Sunday, May 31

UCLA law student offers support through Homelessness Prevention Clinic

Jessica Franey, a graduate student at the UCLA School of Law, volunteers with the Homelessness Prevention Clinic. (Conor Cusack/Daily Bruin)

Jessica Franey woke up in the back seat of her car every morning, unsure where she would find her meals and apprehensive about the long day of classes ahead.

“I felt very abandoned as a teenager,” said Franey. “The few months of living this way and sleeping in my car traumatized me.”

Franey, a graduate student at the UCLA School of Law, said the circumstances she faced during high school motivated her to volunteer with the homeless through Homelessness Prevention Clinic. UCLA students who participate in the program volunteer alongside an attorney and offer legal advice to the homeless in Venice Beach and Hollywood.

When Franey was young, her mothers split up. On her eighteenth birthday, Franey moved out of her eight-person household and into her car after she realized the financial strain the single-income family was facing.

Franey said she came to UCLA knowing she wanted to improve homeless people’s lives. As co-director of HPC, she meets new people every week and offers them guidance, by providing legal advice at a Hollywood shelter called Covenant House in Hollywood or by handing out sandwiches in Venice Beach.

Franey said she wants to offer emotional support in addition to legal advice.

“As a homeless person, there’s a perpetual sense of hopelessness and helplessness, a lack of dignity,” Franey said. “People don’t look at you the same way, if they look at you at all.”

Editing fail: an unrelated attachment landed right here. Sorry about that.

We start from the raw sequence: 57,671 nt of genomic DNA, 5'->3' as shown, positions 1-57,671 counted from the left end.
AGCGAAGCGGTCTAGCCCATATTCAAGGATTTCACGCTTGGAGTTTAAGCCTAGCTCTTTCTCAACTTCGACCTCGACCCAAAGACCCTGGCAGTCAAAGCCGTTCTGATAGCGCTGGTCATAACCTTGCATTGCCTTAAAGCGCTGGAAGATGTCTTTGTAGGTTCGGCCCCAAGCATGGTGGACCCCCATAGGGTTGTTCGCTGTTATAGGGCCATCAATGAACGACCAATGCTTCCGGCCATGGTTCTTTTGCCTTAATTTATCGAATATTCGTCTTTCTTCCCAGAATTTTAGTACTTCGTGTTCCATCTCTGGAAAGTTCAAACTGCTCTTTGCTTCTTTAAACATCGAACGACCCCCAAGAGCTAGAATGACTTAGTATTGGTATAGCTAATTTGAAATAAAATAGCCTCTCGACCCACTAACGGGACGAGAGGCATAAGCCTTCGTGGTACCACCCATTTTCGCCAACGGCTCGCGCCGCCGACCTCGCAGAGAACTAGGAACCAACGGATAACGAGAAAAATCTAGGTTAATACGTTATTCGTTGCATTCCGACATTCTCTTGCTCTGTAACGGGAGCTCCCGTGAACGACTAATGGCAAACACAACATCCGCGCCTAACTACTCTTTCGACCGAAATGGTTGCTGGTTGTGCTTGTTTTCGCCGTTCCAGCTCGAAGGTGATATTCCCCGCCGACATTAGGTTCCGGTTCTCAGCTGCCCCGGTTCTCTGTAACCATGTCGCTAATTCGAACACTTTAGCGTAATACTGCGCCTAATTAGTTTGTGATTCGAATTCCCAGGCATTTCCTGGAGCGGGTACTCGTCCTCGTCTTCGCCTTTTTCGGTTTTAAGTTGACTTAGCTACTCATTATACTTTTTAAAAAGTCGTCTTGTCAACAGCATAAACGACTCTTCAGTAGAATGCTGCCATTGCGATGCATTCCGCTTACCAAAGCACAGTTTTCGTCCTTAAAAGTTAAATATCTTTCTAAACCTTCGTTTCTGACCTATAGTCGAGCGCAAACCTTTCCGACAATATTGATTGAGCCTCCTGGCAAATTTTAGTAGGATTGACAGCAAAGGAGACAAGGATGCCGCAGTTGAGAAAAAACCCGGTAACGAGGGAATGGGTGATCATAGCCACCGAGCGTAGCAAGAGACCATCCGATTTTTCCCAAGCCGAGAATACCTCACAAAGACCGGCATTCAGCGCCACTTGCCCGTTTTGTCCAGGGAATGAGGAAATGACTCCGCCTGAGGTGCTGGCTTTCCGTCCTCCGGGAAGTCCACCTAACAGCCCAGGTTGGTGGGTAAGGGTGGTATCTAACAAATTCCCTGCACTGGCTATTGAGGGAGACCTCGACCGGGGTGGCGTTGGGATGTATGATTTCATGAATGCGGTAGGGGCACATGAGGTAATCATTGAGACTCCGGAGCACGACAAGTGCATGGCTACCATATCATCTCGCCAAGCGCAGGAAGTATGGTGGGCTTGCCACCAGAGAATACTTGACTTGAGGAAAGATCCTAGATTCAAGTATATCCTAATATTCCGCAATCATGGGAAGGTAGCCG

In high school, Franey volunteered as a teaching assistant with a school-run program that aimed to help teenage mothers and their children. There, she developed her interest in child development and became close with the teacher who led the program.

“Jessica volunteered every day,” said Kay Curl, director of the Corona High School program. “This became her way of recharging her batteries, by connecting with other people.”

Curl added she didn’t initially know Franey was homeless, but knew she was having a hard time. She and her daughter did their best to help, and encouraged Franey to apply to college.

“She interacted with girls who were homeless, hungry, abused and disenfranchised, Curl said. “That was the beginning of her interest in this area, because she could relate to these young people.”

Curl’s daughter Kelly said Franey quickly became a member of their family.

“We couldn’t be more proud of her given her life circumstances,” Kelly Curl said. “I really admire her determination and perseverance, because it would’ve been so easy for her to give up.”

Franey graduated from California State University Fullerton in 2014. When she applied to UCLA’s law school, she knew she wanted to help the homeless the way Kay and Kelly Curl helped her.

Franey’s mother Sue said she thinks her daughter’s ability to overcome her difficult circumstances have set her up for success in the future.

“Jessica is the type of person who wants to help anyone she can – she’s always been compassionate and never judgmental,” Sue Franey said. “When she was 8 years old, she would ask me to give food and money (to the homeless).”

Franey’s mother added her daughter has always had the capability to impact people’s lives.

“I haven’t had the opportunity to be the parent I would’ve liked to be, but Jessica came out amazingly,” Sue Franey said. “She’s comfortable and proud of who she is, and I know she will do great things.”

Franey said she wants to unburden the homeless by offering legal advice about issues like theft, harassment and police tickets.

“I tend not to talk about my situation with the clients, but I hope my presence can show them they are not unworthy of eye contact,” Franey said. “I want to help to restore some of their dignity.”

Enterprise Production editor

Hodges is the Enterprise Production editor. Hodges was previously a News reporter.

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